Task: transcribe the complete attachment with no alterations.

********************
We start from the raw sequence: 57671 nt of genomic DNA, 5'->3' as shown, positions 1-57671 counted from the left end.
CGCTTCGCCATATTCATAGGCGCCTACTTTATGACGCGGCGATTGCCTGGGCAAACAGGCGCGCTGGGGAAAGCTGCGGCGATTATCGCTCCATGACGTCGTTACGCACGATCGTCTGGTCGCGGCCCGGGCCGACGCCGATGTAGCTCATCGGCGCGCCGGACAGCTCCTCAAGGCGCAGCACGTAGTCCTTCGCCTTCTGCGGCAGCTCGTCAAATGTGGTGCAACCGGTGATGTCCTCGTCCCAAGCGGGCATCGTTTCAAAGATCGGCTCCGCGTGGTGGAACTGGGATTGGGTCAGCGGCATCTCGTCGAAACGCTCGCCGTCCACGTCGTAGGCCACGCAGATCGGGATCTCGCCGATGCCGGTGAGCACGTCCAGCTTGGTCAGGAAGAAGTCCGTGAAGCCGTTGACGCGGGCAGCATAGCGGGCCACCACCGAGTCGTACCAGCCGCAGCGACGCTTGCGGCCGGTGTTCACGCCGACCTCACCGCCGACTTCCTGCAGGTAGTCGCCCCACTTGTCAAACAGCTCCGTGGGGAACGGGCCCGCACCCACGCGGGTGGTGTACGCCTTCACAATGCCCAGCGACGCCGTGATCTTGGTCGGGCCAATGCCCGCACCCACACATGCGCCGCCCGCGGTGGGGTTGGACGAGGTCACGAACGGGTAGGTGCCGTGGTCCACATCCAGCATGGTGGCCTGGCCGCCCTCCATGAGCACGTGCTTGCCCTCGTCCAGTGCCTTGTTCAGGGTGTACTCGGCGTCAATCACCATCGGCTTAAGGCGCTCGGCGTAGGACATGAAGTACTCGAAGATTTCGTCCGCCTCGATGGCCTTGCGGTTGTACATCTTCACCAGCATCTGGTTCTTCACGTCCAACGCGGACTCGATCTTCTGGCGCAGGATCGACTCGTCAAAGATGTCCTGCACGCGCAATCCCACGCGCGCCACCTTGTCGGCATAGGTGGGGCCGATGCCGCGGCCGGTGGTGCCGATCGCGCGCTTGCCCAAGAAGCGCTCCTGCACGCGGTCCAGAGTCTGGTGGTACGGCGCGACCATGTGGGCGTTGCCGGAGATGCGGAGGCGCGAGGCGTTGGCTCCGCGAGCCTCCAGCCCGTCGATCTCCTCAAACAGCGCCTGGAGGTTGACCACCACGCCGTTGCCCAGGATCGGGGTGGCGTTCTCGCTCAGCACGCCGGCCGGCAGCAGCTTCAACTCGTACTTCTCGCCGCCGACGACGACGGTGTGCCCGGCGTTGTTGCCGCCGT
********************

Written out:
We start from the raw sequence: 57671 nt of genomic DNA, 5'->3' as shown, positions 1-57671 counted from the left end.
CGCTTCGCCATATTCATAGGCGCCTACTTTATGACGCGGCGATTGCCTGGGCAAACAGGCGCGCTGGGGAAAGCTGCGGCGATTATCGCTCCATGACGTCGTTACGCACGATCGTCTGGTCGCGGCCCGGGCCGACGCCGATGTAGCTCATCGGCGCGCCGGACAGCTCCTCAAGGCGCAGCACGTAGTCCTTCGCCTTCTGCGGCAGCTCGTCAAATGTGGTGCAACCGGTGATGTCCTCGTCCCAAGCGGGCATCGTTTCAAAGATCGGCTCCGCGTGGTGGAACTGGGATTGGGTCAGCGGCATCTCGTCGAAACGCTCGCCGTCCACGTCGTAGGCCACGCAGATCGGGATCTCGCCGATGCCGGTGAGCACGTCCAGCTTGGTCAGGAAGAAGTCCGTGAAGCCGTTGACGCGGGCAGCATAGCGGGCCACCACCGAGTCGTACCAGCCGCAGCGACGCTTGCGGCCGGTGTTCACGCCGACCTCACCGCCGACTTCCTGCAGGTAGTCGCCCCACTTGTCAAACAGCTCCGTGGGGAACGGGCCCGCACCCACGCGGGTGGTGTACGCCTTCACAATGCCCAGCGACGCCGTGATCTTGGTCGGGCCAATGCCCGCACCCACACATGCGCCGCCCGCGGTGGGGTTGGACGAGGTCACGAACGGGTAGGTGCCGTGGTCCACATCCAGCATGGTGGCCTGGCCGCCCTCCATGAGCACGTGCTTGCCCTCGTCCAGTGCCTTGTTCAGGGTGTACTCGGCGTCAATCACCATCGGCTTAAGGCGCTCGGCGTAGGACATGAAGTACTCGAAGATTTCGTCCGCCTCGATGGCCTTGCGGTTGTACATCTTCACCAGCATCTGGTTCTTCACGTCCAACGCGGACTCGATCTTCTGGCGCAGGATCGACTCGTCAAAGATGTCCTGCACGCGCAATCCCACGCGCGCCACCTTGTCGGCATAGGTGGGGCCGATGCCGCGGCCGGTGGTGCCGATCGCGCGCTTGCCCAAGAAGCGCTCCTGCACGCGGTCCAGAGTCTGGTGGTACGGCGCGACCATGTGGGCGTTGCCGGAGATGCGGAGGCGCGAGGCGTTGGCTCCGCGAGCCTCCAGCCCGTCGATCTCCTCAAACAGCGCCTGGAGGTTGACCACCACGCCGTTGCCCAGGATCGGGGTGGCGTTCTCGCTCAGCACGCCGGCCGGCAGCAGCTTCAACTCGTACTTCTCGCCGCCGACGACGACGGTGTGCCCGGCGTTGTTGCCGCCGT